Hallahan learned of the Pfizer compound from an innovative collaboration between Pfizer and Washington University that allows Washington University scientists to view extensive research data on a large array of Pfizer pharmaceutical candidates that are or were in clinical testing.

Don Frail, PhD, chief scientific officer of Pfizer's Indication's Discovery Unit, says the majority of drug candidates tested in development do not give the desired result.

"Yet those drugs that do succeed typically have multiple uses," Frail says. "Hallahan's research has led to an entirely new potential use for one of these compounds in an area of high patient need that otherwise might have been overlooked. This is exactly what our partnership with Washington University is about and is among the first to be funded through the new relationship."

Hallahan is currently partnering with Craig Wegner, PhD, in the Indications Discovery Unit of Pfizer to further understand the pathways impacted by cPLA2 and to evaluate the drug that inhibits its action.

http://www.sciencedaily.com/releases/20 ... 091751.htm


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PostPosted: Wed Sep 22, 2010 12:21 pm 
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Two-pronged therapy shows results against brain cancer

Clinical test could be undertaken after researchers at the University of Massachusetts Medical School have reported early success using a dual therapy targeting one of the most deadly forms of brain cancer.

As they report in the September issue of Cancer Research, a journal of the American Association for Cancer Research, the UMass researchers have been using the combination of two pharmaceuticals, temozolomide and a drug known as a notch inhibitor, against glioblastoma multiforme.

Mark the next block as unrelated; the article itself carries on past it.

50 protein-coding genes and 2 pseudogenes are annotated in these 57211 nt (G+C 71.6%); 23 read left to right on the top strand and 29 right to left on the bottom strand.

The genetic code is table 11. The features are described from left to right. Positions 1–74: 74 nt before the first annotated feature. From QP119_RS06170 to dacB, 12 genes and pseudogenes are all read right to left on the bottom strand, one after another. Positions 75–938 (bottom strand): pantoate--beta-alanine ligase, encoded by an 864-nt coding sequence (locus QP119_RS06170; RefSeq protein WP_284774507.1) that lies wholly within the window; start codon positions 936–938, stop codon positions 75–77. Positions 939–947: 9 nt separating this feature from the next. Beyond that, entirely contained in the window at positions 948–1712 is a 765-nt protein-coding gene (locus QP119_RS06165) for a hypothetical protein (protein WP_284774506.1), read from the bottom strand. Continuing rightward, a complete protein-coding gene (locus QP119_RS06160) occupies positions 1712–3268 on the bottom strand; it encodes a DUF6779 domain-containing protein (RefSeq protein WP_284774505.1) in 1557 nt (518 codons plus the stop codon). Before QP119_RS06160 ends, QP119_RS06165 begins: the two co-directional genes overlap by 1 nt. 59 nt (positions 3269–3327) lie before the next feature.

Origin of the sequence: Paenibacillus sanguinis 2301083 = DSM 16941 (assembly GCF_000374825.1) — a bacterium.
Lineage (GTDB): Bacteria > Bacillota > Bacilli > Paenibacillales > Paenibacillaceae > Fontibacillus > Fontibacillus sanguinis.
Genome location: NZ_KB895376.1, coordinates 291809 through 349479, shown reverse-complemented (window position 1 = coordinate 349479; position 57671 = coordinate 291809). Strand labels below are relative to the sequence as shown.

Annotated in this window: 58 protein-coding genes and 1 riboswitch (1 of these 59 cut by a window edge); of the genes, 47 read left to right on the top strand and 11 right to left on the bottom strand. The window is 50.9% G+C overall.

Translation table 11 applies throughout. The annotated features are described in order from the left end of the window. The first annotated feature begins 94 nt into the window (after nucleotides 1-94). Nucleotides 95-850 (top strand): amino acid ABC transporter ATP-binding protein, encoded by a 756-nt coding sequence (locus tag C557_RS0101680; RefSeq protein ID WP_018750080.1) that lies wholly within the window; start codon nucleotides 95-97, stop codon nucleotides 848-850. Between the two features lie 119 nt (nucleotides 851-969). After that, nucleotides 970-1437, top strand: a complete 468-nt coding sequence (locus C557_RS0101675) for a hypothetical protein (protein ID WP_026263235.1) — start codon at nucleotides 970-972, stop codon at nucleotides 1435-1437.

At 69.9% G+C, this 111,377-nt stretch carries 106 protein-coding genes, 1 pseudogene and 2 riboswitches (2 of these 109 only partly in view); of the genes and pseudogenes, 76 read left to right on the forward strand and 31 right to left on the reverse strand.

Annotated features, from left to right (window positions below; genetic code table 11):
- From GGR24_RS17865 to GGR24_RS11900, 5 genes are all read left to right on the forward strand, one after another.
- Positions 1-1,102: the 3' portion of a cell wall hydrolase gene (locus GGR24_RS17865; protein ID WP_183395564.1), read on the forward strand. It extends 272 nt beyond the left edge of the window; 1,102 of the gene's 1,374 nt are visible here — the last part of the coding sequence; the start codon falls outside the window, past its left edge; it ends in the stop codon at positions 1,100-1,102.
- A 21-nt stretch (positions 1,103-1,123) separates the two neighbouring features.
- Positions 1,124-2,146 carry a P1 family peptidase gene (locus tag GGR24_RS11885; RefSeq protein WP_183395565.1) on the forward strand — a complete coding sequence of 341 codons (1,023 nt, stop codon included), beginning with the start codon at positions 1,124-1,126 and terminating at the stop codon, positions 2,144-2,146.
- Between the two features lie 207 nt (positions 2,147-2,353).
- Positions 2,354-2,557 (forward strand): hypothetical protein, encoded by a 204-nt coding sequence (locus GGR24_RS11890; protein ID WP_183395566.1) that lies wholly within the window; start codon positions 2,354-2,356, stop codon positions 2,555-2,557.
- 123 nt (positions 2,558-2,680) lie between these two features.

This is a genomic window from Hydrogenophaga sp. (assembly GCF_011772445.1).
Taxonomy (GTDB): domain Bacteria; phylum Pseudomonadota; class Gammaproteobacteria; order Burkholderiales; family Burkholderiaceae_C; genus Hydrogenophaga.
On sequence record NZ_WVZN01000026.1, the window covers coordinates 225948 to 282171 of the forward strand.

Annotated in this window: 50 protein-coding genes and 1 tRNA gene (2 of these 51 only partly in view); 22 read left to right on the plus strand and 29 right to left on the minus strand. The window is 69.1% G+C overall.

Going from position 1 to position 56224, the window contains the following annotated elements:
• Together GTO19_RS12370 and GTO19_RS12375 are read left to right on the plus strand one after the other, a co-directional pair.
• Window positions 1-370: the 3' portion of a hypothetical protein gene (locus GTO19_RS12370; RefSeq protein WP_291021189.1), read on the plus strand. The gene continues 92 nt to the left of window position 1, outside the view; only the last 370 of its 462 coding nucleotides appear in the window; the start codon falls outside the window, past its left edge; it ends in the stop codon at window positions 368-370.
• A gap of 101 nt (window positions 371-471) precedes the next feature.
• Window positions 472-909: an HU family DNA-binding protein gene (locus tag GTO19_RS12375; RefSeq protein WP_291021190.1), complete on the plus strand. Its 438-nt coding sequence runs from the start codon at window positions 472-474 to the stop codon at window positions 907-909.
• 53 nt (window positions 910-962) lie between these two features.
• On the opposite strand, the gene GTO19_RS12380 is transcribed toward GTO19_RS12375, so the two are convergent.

GBM is the most common form of brain cancer and one of the most aggressive and difficult to control.

Temozolomide, which is marketed under the brand names Temodar and Temodal, has already shown some promise against GBM. The two-year survival rate for patients with the brain tumor who received a combination of radiation therapy and temozolomide is around 25 percent, compared to 10 percent for Xray treatments alone.

Temozolomide is thought to inhibit the growth of cancer cells by prevent them from reproducing their DNA.

Noting the notch signaling pathway appears to be operating in overdrive in tumor cells, a team UMass Medical School team led by Alonzo H. Ross, a professor of biochemistry and molecular pharmacology, decided to test a combination of temozolomide and the experimental notch inhibitor drug against GBM cells in laboratory cultures and lab mice.

The Notch pathway is a way cells exchange signals and is thought to help regulate cell growth.

So far, the results have been encouraging.

"We found that this double therapy of combining temozolomide with a Notch inhibitor was highly effective at treating tumor cells in culture and in mice," Ross said.

The problem Ross and his colleagues are trying to overcome is the ability of GBM tumors to begin growing again after surgery, radiotherapy and chemotherapy have appeared to tame them. Researchers believe that these forms of therapy can get rid of GBM cancer cells but aren't nearly as effective against cancer stem cells.

Cancer stem cells are immature cells found within cancerous tumors that can mature into a variety of cancer cells types.

In both cultured cells and lab mice, the combination of temozolomide and the Notch inhibitor were more successful than either agent alone in slow the recurrence of GBM cells.

"The effect of the two together is very dramatic," Ross said.

Patrick M. O'Connor, a member of the Cancer Research editorial board, says the UMass study provides preclinical proof-of-concept evidence that the Notch pathway confers a survival advantage to glioma cells treated with temozolamide alone.

"These results help lay the groundwork for future clinical research and are yet another stepping stone towards a future era dominated by 'precision therapeutics' designed to specifically target the underlying molecular drivers of cancer growth and spread," said O'Connor, who is the founder and chief science officer of Selexagen Therapeutics, a San Diego-based biotech firm.

http://suncoastpinellas.tbo.com/content ... n-ca/news/